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UNIDENTIFIED FLYING OBJECT


tootrock
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Hi all,

I have just unearthed the object shown from a pile of rubble at the bottom of my garden.

It seems to be the casing of an aerial bomb. IT IS VISIBLY EMPTY!

It is 22 inches long, and 9 inches in diameter at the widest part. It has a 2 inch hole at the front (fuse?) end.

At the rear there are 3 stabilizing fins, one of which has some sort of pin through it. Between the fins there is a 2 inch long protrusion with a screw in its side.

There is a single fin in line with the one with the pin, near the fuse hole. It suggests that these two were used to carry/mount the device horizontally.

The other side of the device has been flattened at some time

So what is it, and from which conflict.

This area was requisitioned by the military in WW2, and bombs were dropped by a Zeppelin in this area on the night of 16/17th March 1917.

Is there also a WW2 forum where I might ask these questions?

Regards,

Martin

post-2425-1237299559.jpg

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Its a WW1 aircraft bomb C1915/16 Carbonit I think , I'll take a look when I get home

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Yes its a German aircraft bomb manufactured by Sprengstoff A G Carbonit-Schlebusch. Probably a 20kg . There was a broad ring around the tail and the hole in the tail fin would have secured this. The rod in the tail would have mounted a propeller that fused the bomb (percussion fuse in the tail end). These bombs were hung nose down and their use discontinued in mid 1916. There was a Zeppelin raid on the night of 16/17 March 1917 but as far as I can tell no bombs were dropped in Sussex. So yes its WW1 but looks unlikely to have been dropped by a Zep. Can you be more precise as to your location?

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Thanks for that.

Local intelligence has it that on the night in question Zeppelin L39 commanded by Kapitanleutnant Robert Koch crossed the coast near Margate, went south westwards over Kent and out to sea again over St Leonards. Over the village of Pett, near Hastings, 6 bombs were dropped. No casualties and only £163 worth of damage to property. I will check out local newspapers in Hastings reference library to see if I can find more detail. L39 was shot down over France on the way back to base.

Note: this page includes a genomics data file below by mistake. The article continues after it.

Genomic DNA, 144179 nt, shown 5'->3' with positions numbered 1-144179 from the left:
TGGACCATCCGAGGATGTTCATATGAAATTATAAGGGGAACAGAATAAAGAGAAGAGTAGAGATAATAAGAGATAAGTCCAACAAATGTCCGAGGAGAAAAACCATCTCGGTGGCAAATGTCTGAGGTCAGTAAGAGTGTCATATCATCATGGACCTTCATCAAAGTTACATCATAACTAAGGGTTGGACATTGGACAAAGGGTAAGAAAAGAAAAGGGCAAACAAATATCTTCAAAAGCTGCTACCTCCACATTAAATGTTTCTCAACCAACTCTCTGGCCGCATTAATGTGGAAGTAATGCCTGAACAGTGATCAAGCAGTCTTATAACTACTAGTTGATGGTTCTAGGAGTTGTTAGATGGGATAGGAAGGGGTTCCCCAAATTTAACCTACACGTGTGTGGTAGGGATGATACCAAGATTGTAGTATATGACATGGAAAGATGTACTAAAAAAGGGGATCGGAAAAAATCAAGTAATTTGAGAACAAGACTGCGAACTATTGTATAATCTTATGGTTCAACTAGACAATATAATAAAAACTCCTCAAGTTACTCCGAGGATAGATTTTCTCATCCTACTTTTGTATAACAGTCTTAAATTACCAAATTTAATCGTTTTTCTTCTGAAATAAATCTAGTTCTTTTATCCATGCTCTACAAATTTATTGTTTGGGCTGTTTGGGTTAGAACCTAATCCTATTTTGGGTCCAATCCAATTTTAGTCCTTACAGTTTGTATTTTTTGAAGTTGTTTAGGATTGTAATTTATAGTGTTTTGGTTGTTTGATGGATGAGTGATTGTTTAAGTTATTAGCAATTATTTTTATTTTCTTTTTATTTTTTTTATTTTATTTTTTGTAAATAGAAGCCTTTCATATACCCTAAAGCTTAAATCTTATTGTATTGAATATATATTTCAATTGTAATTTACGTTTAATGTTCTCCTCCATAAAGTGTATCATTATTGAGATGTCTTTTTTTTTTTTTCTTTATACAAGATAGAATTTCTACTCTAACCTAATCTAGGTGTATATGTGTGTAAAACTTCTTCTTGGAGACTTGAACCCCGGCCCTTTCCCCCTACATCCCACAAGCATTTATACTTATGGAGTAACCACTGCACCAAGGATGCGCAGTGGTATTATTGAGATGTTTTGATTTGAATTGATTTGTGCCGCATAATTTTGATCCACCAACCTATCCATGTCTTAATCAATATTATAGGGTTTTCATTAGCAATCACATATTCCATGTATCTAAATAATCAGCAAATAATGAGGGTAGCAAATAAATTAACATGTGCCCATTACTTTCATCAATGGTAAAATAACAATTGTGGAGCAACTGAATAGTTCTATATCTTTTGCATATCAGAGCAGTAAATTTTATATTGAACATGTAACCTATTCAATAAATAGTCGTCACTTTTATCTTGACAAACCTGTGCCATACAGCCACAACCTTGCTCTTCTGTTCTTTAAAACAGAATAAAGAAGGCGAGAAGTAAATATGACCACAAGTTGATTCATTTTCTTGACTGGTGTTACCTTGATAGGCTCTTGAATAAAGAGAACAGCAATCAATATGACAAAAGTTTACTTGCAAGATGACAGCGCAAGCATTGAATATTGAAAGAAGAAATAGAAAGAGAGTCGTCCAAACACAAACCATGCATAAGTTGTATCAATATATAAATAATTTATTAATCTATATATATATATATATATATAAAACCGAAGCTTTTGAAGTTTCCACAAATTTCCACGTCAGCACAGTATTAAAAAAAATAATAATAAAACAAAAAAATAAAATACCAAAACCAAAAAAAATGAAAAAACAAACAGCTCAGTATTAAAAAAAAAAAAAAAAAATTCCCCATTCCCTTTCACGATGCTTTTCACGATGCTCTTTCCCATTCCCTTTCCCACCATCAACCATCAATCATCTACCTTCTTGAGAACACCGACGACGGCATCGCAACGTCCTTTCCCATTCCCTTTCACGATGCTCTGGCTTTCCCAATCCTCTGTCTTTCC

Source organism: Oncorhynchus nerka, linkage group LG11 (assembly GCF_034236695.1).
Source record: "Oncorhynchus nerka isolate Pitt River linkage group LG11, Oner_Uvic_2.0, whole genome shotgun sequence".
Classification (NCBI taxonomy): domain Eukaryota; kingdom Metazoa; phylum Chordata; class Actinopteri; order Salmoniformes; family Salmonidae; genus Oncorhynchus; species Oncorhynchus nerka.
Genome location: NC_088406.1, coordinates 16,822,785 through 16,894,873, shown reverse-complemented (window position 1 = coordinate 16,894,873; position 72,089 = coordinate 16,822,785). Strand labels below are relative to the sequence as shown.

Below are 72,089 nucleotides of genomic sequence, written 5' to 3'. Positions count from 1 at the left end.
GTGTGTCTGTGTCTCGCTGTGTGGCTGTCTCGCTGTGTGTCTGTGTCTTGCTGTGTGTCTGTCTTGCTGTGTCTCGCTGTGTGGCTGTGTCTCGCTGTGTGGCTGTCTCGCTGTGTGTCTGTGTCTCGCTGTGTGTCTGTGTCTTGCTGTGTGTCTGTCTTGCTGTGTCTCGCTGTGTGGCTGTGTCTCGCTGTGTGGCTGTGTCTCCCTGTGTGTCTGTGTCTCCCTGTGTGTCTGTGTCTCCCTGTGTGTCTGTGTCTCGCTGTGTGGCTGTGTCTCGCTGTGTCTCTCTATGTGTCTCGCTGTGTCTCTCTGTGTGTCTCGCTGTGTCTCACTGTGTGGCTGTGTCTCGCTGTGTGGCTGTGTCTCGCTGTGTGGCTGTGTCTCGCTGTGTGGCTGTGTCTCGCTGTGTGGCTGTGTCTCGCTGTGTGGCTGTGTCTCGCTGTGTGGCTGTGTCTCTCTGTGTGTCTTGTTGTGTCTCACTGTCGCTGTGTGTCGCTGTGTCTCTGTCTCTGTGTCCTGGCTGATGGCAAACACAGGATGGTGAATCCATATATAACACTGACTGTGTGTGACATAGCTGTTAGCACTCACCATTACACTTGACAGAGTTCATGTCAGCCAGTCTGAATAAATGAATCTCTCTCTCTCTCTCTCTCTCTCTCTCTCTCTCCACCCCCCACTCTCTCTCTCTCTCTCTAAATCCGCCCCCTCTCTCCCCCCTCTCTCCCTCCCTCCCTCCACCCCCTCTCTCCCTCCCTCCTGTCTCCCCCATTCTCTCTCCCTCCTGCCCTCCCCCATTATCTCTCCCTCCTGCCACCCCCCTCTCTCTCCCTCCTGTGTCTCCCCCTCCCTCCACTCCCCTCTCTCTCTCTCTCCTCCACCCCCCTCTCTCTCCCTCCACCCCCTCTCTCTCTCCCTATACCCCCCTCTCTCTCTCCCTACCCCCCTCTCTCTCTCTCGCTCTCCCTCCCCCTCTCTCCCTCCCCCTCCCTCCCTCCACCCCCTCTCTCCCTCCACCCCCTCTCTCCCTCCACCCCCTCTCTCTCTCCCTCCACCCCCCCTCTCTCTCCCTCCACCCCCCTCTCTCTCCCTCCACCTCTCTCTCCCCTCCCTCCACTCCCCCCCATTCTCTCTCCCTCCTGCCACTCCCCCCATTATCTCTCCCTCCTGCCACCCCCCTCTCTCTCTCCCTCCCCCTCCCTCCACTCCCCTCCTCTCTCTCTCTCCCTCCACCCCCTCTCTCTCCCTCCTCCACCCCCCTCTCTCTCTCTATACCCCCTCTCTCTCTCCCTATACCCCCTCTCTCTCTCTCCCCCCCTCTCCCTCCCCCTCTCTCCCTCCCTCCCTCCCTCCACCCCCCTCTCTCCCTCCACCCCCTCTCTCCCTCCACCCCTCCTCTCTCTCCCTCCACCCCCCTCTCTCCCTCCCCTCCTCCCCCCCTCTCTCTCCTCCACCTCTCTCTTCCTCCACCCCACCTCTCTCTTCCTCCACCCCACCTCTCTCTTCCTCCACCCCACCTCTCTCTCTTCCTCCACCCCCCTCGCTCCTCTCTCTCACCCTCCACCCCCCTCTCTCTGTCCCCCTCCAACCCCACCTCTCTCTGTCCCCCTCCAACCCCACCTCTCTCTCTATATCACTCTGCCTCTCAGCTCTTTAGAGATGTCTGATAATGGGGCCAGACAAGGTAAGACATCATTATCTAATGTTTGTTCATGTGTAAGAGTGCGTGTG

I live in Pett Level, close by. The item I have found is quite flattened on one side, such as would be caused by falling from a great height and hitting something sideways on.

What was the purpose of the flange near the front of the bomb, which I now notice has a small hole through it? Also only one of the three fins seems to have any means of attaching something to it.

Was there a fuse in the front end, or was that just a means of filling the device with explosive.

Regards,

Martin

Pictures of stud? in one fin, and flange at front

post-2425-1237332628.jpg

post-2425-1237332647.jpg

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Flange at front a mystery - none of the Carbonit bombs I have seen photos of have it. As I said percussion fuse in the tail end of the bomb - front is for filling. I have no details as to how the tail ring was fitted as it went round the end of the fins and I've seen no shots looking down the tail of the bombs.

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If its a Zepp bomb its historicaly very important I wonder if it would be the only one in existance in the UK. Also should it be reported to the police just in case there is still some explosive residue or fuse?

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Hi all,

I intend to report it to the authorities, once we have all finished discussing it! It has been at the bottom of the garden for many years, and a couple more days won't hurt (and it is a very long garden).

I don't think it fell where I found it, because it is amongst some building rubble that is more recent than 1914-18, and I am sure that human hands have dealt with it, eg. removed the nose plug, emptied the contents etc.

I will keep you all informed.

Regards,

Martin

EDIT -afterthought. Does anyone have a photo or diagram of one of these for comparison?

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The raid on the 16/17th March was a general failure - the figure of £163 refers to the total damage caused by 4 airships (L42 turned back with mechanical problems) over quite a wide area of Britain so any damage caused in the Pevensy area (where L 39 is recorded having exited Britain after entering at Thanet) would have been small scale. The Air Defence of Britain does not record any bombs dropped there but as L39 was shot down over France there would be no records from the German end (and in any cases the airships were somewhat disorientated through cloud cover, high winds and British jamming of their wireless navigation).